The popularity of biodiesel may create some conflicts in the future while assessing the source of oil as edible or nonedible, and expected shelf life depending on varying degrees of oxidation susceptibility of oil from different feedstock. This study is proposed to develop a technique that can be used to differentiate the source of oil in biodiesel based on carbon isotope ratio. Samples of a variety of biodiesel feedstock can be analyzed for the presence of specific isotope ratio of carbon elements, which is considered to be different in different types of plants based on their carbon fixation mechanism and environment. Identification of the carbon isotopes can be performed by using continuous flow-isotope ratio mass spectrometry (CF-IRMS). Statistical methods can be applied to determine the relation of carbon isotope ratio to their specific origin of oils. The outcome of this study will be helpful not only to differentiate biodiesel from edible or nonedible feedstock, but it will also provide data about the exact origin of oil/biodiesel. The shelf life of the oils/biodiesel can also be predicted based on standard unsaturation in the specific feedstock. This study will facilitate the choice of biodiesel and eradicate the confusion of edible or nonedible or mixing of biodiesel from different origins. The proposed study is not reported before by any organization or researchers.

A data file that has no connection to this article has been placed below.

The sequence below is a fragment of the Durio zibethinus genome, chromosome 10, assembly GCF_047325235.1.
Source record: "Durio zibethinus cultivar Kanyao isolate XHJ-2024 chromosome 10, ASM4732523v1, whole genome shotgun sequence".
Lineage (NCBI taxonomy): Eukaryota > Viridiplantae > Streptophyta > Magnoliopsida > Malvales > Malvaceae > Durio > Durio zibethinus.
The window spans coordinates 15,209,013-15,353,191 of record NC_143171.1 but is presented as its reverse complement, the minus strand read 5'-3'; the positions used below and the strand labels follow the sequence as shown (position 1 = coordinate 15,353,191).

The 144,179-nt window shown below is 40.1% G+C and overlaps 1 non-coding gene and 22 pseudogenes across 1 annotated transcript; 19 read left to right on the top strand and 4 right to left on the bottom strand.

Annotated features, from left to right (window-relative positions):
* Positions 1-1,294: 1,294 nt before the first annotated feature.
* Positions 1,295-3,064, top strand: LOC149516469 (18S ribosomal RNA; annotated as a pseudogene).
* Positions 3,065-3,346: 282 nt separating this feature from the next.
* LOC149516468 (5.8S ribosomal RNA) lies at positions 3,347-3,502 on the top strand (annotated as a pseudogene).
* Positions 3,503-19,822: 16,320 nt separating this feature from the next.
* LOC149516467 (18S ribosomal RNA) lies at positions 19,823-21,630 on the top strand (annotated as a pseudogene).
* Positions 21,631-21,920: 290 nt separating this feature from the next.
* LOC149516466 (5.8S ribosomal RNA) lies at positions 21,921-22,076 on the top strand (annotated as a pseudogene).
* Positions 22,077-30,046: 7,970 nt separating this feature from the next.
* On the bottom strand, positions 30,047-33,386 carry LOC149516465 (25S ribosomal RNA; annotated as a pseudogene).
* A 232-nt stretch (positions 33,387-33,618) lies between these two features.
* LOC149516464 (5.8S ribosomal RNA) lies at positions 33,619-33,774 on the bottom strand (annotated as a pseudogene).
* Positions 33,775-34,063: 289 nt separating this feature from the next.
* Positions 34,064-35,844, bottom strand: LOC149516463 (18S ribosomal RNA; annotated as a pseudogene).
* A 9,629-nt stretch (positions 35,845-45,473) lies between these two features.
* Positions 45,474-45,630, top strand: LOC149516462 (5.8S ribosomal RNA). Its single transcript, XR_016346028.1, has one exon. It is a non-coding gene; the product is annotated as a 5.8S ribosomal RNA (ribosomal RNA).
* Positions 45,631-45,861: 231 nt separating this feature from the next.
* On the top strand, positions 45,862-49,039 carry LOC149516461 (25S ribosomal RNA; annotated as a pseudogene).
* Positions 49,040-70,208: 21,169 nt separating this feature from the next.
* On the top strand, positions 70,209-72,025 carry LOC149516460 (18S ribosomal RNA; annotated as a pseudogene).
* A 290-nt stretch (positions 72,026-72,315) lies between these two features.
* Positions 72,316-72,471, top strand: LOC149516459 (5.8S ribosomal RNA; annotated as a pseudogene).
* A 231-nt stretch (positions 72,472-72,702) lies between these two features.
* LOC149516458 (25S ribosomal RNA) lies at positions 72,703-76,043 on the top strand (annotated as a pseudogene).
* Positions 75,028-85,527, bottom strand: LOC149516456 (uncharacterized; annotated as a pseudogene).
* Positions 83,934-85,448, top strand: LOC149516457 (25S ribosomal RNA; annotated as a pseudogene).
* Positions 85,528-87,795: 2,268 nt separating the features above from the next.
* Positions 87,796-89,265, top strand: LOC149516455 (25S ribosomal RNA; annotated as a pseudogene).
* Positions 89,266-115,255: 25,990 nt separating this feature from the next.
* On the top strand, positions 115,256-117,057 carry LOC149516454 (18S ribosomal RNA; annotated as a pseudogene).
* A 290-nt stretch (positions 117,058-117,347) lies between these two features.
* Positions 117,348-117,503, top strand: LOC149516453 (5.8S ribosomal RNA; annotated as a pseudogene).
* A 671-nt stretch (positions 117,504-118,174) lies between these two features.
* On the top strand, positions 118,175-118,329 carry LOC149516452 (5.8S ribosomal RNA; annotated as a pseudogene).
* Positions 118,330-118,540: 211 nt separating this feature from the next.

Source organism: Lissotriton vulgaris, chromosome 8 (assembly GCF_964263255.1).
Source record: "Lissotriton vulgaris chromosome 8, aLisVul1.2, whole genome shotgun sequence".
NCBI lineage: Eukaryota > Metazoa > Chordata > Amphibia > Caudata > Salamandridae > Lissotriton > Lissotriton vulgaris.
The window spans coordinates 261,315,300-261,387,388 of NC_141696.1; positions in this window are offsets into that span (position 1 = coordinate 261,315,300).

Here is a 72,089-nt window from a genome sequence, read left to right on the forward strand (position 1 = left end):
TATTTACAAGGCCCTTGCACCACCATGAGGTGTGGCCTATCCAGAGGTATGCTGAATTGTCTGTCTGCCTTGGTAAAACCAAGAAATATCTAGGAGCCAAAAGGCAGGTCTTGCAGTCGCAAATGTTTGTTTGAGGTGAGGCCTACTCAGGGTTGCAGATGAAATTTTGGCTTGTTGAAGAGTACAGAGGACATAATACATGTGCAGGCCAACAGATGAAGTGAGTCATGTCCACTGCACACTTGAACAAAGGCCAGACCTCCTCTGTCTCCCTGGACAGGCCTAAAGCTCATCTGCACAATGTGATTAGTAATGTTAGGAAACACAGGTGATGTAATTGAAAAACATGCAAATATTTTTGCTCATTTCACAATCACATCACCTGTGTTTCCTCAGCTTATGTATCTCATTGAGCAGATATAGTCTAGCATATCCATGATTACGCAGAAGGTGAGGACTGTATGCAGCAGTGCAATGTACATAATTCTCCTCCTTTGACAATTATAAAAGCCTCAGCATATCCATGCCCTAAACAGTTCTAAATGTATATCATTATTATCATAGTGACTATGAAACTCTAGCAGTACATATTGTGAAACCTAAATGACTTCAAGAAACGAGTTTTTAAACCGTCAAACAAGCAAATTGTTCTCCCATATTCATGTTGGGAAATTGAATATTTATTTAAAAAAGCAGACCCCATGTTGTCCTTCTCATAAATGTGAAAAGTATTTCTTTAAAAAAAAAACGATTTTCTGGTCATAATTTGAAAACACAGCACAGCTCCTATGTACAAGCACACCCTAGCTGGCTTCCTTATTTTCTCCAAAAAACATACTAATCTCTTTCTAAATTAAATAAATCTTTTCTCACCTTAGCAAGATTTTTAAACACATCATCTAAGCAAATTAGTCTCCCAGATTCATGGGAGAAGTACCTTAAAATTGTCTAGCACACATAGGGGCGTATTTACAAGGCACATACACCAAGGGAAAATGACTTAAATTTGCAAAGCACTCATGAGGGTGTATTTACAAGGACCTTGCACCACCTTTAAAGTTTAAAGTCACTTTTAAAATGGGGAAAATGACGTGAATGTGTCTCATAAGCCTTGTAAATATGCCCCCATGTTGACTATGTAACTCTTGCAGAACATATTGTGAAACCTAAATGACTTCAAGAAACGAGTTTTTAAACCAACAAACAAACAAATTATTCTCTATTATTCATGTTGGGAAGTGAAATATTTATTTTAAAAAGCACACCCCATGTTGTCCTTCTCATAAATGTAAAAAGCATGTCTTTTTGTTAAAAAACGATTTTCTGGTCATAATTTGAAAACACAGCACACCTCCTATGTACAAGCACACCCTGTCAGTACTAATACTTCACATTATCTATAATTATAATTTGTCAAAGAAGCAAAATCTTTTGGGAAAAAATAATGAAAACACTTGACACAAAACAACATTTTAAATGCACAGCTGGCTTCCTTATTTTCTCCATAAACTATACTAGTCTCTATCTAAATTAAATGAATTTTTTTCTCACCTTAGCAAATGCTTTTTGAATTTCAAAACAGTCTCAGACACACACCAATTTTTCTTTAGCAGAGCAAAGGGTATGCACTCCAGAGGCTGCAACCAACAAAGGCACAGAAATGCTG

Almost 99 percent of atmospheric CO2 contains the less heavy carbon, C12. A small part, 1 percent of CO2, is somewhat heavier, since it contains 13C. Therefore a very small proportion of a type of CO2 that contains 14C is radioactive and unstable, and whose applications have typically been in paleochronology (Investigating Earth’s early history). Terrestrial vegetation and marine phytoplankton, in the process of photosynthetic absorption of CO2, discriminate against heavy molecules preferring 12C over 13C. In this way, the carbon trapped in continental flora contains a smaller proportion of 13C than the carbon in atmospheric CO2 (1).

Plants are usually categorized into C3 and C4 carbon fixation plants based on their specificity to construct first photosynthesized organic compounds containing 3 and 4 carbon atoms, respectively. C3 carbon fixation plants have lower values of C13 while C4 carbon fixation plants have higher values of C13. Ishida-Fujii K et al (2005) has published a report on successful identification of alcohols from different botanical and geographical origin by stable isotope analyses of C, H and O (2).